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Creatures of 5/4: Asymmetrical Simple Meter & Cross-Rhythm in Muse's "Animals"

Good study in straightforward 5/4 time.

While I personally think that with their theatrics and major arena effects, Muse qualifies as a modern prog rock band than a classic alternative rock act, the somewhat nihilistic, anti-corporation punch of this song definitely takes a cue from early 90s grunge.  Either way, it's a good exercise in identifying meter.  


(CN: The video contains cartoonish violence, but it might be disturbing to young viewers.)

“Animals” - Muse

Intro: Formed in England in 1994, Muse released their first album in 1999 and is often categorized as an alternative rock band, although the influence of progressive rock is clearly demonstrated in their music. “Animals” is evidence of this with its 5/4 meter and extended instrumental solos. The song appears on the band’s sixth studio album The 2nd Law, which debuted at #2 on the Billboard 200 Albums chart and #1 on the UK Albums chart upon its 2012 release. The band has won five BRIT awards and one Grammy award and sold approximately 15 million albums worldwide.

Spoiler Alert: The whole song is performed in 5/4 time. If you can find the beat, you can find beat groupings of 5 instead of pop standard beat groups of 4.

Analysis: “Animals” was written and is performed entirely in 5/4, featuring an instrumental intro on an electric piano. The piano line, which reoccurs throughout the song, provides a cross-rhythmic feel with an uneven 3+3+2 grouping, working against the duple meter. This compound note grouping is also reinforced by the drumset rhythm, although a steady duple pattern in the 5/4 time signature is continually played on the hi-hat. The guitar solos are also played in 5/4.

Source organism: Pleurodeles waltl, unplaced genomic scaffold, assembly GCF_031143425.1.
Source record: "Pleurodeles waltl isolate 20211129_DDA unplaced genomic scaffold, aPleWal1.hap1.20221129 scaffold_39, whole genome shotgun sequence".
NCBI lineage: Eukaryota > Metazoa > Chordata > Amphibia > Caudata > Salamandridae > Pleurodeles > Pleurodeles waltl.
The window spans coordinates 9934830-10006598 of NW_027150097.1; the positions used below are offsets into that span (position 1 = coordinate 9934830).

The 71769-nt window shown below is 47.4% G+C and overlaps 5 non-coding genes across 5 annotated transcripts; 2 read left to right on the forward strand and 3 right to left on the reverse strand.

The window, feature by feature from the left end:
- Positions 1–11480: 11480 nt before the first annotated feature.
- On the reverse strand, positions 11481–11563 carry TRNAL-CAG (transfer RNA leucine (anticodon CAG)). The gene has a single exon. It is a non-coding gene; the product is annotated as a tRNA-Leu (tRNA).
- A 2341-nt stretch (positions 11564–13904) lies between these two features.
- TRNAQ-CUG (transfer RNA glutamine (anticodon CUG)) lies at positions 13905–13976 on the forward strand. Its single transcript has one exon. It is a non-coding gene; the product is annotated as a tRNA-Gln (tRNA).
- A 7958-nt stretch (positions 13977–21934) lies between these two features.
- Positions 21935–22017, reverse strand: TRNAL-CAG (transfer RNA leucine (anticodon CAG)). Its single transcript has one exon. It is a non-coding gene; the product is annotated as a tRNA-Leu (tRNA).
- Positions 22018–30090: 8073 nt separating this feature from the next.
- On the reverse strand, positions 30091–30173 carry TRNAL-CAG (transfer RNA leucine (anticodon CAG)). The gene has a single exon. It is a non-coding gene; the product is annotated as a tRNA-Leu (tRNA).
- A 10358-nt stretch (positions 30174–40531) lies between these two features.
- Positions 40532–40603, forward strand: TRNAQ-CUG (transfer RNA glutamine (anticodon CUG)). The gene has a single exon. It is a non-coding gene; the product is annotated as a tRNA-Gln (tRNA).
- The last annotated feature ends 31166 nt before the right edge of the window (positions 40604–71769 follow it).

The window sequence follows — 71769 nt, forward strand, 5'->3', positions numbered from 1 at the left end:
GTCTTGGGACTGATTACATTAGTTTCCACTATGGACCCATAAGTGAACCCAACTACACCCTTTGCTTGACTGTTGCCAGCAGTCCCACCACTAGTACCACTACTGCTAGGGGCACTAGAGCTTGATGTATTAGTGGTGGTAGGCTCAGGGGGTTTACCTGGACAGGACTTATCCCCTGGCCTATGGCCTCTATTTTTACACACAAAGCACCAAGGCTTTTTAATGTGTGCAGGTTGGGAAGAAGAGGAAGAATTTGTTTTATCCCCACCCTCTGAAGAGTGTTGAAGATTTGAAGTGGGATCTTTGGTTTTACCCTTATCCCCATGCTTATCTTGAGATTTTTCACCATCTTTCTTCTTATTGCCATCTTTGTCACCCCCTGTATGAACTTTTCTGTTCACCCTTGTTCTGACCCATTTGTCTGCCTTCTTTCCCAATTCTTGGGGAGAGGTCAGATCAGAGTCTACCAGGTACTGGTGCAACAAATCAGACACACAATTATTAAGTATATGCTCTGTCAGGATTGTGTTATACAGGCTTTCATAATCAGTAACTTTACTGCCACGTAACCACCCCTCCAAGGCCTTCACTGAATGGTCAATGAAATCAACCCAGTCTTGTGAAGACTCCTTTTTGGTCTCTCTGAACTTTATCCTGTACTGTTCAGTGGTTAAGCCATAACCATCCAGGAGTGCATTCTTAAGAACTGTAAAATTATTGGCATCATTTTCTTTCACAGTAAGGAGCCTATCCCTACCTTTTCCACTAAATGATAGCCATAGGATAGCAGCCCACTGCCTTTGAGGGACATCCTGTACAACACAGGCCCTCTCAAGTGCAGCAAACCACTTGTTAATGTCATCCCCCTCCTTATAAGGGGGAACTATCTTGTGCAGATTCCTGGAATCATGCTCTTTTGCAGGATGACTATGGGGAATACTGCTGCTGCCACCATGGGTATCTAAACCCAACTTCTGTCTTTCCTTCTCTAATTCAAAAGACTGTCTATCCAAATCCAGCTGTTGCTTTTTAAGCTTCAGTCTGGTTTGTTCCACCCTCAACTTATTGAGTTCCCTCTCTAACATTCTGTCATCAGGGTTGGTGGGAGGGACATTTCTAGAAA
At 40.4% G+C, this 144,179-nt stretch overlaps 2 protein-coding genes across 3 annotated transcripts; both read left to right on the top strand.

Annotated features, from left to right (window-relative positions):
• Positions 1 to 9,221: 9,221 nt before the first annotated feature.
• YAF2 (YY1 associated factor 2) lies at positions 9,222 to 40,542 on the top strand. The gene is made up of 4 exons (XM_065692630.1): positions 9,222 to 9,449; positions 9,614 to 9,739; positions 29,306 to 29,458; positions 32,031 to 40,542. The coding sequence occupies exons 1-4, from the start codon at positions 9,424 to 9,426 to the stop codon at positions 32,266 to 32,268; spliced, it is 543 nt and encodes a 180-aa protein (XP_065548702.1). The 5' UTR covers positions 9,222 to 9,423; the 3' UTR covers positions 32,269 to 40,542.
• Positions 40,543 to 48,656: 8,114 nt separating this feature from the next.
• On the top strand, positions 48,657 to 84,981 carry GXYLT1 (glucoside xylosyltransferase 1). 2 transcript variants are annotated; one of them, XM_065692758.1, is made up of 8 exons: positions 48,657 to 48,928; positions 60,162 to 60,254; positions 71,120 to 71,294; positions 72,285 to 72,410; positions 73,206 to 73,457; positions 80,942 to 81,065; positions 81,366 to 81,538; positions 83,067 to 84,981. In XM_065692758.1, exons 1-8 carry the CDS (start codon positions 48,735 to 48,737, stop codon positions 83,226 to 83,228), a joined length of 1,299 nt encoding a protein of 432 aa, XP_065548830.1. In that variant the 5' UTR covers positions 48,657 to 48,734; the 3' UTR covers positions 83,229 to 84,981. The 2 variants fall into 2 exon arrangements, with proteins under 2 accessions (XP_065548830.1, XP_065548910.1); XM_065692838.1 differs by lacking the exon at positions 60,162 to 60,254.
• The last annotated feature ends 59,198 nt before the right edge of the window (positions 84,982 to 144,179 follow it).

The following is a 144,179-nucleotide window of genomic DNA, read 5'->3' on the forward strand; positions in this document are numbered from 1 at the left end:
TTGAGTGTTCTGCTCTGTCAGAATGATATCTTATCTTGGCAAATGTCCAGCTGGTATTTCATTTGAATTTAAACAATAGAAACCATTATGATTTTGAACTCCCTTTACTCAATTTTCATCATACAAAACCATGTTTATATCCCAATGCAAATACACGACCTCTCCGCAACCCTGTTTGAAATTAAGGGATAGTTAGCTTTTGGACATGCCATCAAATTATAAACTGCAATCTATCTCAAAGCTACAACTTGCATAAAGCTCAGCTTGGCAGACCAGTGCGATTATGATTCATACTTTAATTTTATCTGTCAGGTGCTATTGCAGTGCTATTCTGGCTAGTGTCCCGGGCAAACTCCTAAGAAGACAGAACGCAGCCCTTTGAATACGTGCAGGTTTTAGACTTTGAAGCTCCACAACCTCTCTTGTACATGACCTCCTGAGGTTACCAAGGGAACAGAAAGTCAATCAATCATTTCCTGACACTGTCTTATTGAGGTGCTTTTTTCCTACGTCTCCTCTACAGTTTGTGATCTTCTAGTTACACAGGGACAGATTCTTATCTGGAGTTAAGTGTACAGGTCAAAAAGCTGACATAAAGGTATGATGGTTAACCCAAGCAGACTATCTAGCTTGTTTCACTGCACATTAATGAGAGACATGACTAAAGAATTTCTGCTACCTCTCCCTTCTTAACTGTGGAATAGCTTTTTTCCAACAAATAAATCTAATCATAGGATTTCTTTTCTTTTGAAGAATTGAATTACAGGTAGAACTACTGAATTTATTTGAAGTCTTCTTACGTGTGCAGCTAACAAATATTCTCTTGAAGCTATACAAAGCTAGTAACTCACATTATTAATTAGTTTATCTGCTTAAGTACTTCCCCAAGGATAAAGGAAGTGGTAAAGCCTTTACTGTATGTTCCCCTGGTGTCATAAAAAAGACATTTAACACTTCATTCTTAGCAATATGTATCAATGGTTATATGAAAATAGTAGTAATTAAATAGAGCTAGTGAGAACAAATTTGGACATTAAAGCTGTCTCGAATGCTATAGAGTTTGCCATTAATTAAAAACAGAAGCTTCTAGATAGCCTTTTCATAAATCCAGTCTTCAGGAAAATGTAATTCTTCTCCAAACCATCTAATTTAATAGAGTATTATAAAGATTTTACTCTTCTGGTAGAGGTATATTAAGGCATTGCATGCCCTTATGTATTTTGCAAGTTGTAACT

Considerations for Teaching: This song contains no profanity, but the last two lines of the song could cause major controversy in a classroom setting. One possible interpretation of this song is that it is referring to corporations and their owners as the titular animals, as it makes reference to corporate vernacular (“advertise...expand...franchise...downsize”). The last lines of the song state “kill yourself / come on do us all a favor,” which although theses words may be directed at corporate giants, they are not appropriate for the classroom. However, a shortened portion of the song can still be played as a listening example in order to convey the musical concept without exposing students to any inappropriate subject matter.

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